To Cable, Or To DSL - That Is The Question!

       By: Devin Morrison
Posted: 2007-03-29 08:41:05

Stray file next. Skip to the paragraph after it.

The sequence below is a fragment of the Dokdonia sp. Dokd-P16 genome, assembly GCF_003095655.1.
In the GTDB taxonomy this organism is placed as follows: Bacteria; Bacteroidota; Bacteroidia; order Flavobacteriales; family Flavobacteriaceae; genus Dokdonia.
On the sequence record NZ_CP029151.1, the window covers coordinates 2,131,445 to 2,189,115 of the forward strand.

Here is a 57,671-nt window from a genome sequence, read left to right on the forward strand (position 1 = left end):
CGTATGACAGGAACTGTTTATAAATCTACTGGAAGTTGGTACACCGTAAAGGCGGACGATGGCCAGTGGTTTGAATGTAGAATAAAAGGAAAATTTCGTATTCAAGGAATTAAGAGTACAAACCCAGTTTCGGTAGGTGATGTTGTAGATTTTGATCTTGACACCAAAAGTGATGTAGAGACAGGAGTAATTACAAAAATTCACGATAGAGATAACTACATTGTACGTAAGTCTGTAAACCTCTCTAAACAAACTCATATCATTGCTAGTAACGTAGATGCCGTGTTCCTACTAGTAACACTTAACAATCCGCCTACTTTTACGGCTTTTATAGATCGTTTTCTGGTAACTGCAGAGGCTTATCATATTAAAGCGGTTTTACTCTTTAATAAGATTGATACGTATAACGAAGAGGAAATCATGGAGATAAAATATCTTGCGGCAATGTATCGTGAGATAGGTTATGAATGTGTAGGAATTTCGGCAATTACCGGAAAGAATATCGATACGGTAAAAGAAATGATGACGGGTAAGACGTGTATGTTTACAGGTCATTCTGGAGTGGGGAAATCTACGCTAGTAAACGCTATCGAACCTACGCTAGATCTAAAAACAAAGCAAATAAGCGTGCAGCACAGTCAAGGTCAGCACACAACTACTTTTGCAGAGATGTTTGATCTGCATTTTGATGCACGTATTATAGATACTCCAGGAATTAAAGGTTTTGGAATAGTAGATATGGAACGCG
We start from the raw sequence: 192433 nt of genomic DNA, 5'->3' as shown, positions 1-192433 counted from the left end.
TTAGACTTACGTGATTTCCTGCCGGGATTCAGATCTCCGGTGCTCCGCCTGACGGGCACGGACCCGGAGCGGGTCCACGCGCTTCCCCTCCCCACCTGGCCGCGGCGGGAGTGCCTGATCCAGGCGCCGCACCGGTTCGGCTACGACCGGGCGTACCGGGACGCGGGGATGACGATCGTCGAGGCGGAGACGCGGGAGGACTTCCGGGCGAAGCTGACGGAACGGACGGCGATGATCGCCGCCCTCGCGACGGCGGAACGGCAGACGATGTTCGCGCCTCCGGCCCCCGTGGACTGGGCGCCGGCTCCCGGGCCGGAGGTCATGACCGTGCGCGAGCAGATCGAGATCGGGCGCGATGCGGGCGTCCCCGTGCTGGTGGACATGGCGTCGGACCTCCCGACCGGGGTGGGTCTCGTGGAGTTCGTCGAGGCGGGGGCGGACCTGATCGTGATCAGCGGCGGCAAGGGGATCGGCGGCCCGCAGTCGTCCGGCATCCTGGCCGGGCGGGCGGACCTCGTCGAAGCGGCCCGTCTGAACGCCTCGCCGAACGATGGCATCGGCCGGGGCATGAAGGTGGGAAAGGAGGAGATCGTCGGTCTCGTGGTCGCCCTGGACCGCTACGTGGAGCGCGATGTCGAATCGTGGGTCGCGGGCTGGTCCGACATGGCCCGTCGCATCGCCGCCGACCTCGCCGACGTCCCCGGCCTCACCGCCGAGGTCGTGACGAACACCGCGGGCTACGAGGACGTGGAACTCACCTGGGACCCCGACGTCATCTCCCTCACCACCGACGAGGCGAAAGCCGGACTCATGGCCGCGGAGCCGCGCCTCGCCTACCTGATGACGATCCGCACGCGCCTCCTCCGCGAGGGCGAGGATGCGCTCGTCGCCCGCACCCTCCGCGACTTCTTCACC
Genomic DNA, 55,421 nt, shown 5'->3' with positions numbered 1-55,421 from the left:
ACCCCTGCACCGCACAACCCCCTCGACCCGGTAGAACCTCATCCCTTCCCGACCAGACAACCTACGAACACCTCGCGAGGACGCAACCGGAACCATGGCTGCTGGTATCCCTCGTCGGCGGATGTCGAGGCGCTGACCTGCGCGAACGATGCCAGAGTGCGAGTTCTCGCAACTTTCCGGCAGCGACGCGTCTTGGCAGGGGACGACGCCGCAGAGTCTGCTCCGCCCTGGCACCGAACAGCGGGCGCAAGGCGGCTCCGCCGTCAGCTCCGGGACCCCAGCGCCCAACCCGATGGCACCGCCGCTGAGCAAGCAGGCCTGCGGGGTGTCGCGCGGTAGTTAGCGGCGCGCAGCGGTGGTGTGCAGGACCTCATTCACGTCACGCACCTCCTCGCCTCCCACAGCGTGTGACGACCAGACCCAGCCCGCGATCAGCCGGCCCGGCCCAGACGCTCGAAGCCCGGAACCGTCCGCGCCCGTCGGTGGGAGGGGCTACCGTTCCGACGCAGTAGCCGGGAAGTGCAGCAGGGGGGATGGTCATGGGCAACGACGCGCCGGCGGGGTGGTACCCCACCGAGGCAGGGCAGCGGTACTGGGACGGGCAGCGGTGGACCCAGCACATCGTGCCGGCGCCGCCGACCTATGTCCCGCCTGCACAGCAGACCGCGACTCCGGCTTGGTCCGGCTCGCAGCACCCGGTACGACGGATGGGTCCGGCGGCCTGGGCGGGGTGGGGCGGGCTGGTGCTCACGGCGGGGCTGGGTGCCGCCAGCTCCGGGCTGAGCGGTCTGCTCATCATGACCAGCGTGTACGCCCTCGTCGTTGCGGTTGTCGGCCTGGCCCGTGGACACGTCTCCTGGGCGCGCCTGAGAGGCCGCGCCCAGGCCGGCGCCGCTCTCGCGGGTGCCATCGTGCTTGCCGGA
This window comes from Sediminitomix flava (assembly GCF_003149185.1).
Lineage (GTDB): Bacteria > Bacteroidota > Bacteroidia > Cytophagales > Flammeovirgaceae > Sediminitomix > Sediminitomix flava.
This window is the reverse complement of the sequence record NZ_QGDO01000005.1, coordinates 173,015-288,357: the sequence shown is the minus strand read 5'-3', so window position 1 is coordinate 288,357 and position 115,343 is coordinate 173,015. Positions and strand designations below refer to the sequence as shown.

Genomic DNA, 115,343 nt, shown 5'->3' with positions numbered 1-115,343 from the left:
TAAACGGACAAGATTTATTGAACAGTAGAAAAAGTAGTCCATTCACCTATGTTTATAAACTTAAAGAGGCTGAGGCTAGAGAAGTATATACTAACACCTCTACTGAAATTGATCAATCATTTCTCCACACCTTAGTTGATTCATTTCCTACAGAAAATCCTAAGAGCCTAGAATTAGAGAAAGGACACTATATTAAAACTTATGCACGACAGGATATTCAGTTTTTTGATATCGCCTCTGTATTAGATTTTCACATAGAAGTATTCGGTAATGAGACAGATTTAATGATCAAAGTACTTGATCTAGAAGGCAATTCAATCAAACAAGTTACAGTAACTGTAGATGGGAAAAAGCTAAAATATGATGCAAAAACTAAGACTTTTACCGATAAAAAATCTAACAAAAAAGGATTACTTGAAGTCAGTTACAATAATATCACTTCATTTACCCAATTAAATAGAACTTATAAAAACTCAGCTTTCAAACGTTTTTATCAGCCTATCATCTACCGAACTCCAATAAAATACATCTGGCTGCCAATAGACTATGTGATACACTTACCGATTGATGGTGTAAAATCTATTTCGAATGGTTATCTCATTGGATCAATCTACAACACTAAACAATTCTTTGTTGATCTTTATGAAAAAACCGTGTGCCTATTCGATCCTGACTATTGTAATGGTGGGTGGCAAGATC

Tired of your slow dial-up connection maybe it's time for something faster! How about DSL, or maybe Cable? Both are much faster than a dial-up connection, and DSL right now is starting at around what dial-up costs. So let's take some time and see what exactly the difference is and which one will suit your needs.This is all based on my experience in working in the business for almost seven years and using both services. First, DSL which stands for Digital Subscriber Line comes into your home via the phone lines which make installation a breeze in that most homes have a phone jack in every room.Your local DSL provider sends you a DSL modem, filters, Ethernet cable, and an installation disk. The modem is connected to the phone jack in the wall and there's an Ethernet cable that connects the modem to the computer. The filters go on the phone lines you use for your phones. Since your DSL operates at a higher frequency than your normal phone call they can coexist on the same line. The filters help to keep the buzzing noise down when making calls. Now a day's most computers come with Ethernet cards built in. After everything's connected power up the modem and throw in the CD!Now your broadband cable is a little different in that it uses a Cable modem and comes into your home via a Coaxial cable from the pole outside. Now here's the hiccup in my opinion older homes at least don't have a cable jack in every room so some additional installation my be required, or using a wireless router could make things easier. Usually your Cable Company will bring the cable into the room where your computer resides. Connect a coaxial cable from the jack to the Cable modem and connect the Ethernet cable from the modem to the computer. Power up the modem and throw in the CD!Performance for raw speed is Cable as long as you don't have a neighbor that is downloading everything under the sun from morning till night! DSL is a more dedicated connection not being shared like Cable. DSL is limited to 15,000 feet from the Company, so call for availability. Both services work extremely well and blow dial-up away! You can email me at and also check out my website at http://www.dsl-cable-broadband.comI have been an owner of a small ISP/WISP for over six years. I enjoy working with computers and setting up wireless networks. My greatest distance for a point-to-point wireless connection was 45.9 miles for a local TV station.
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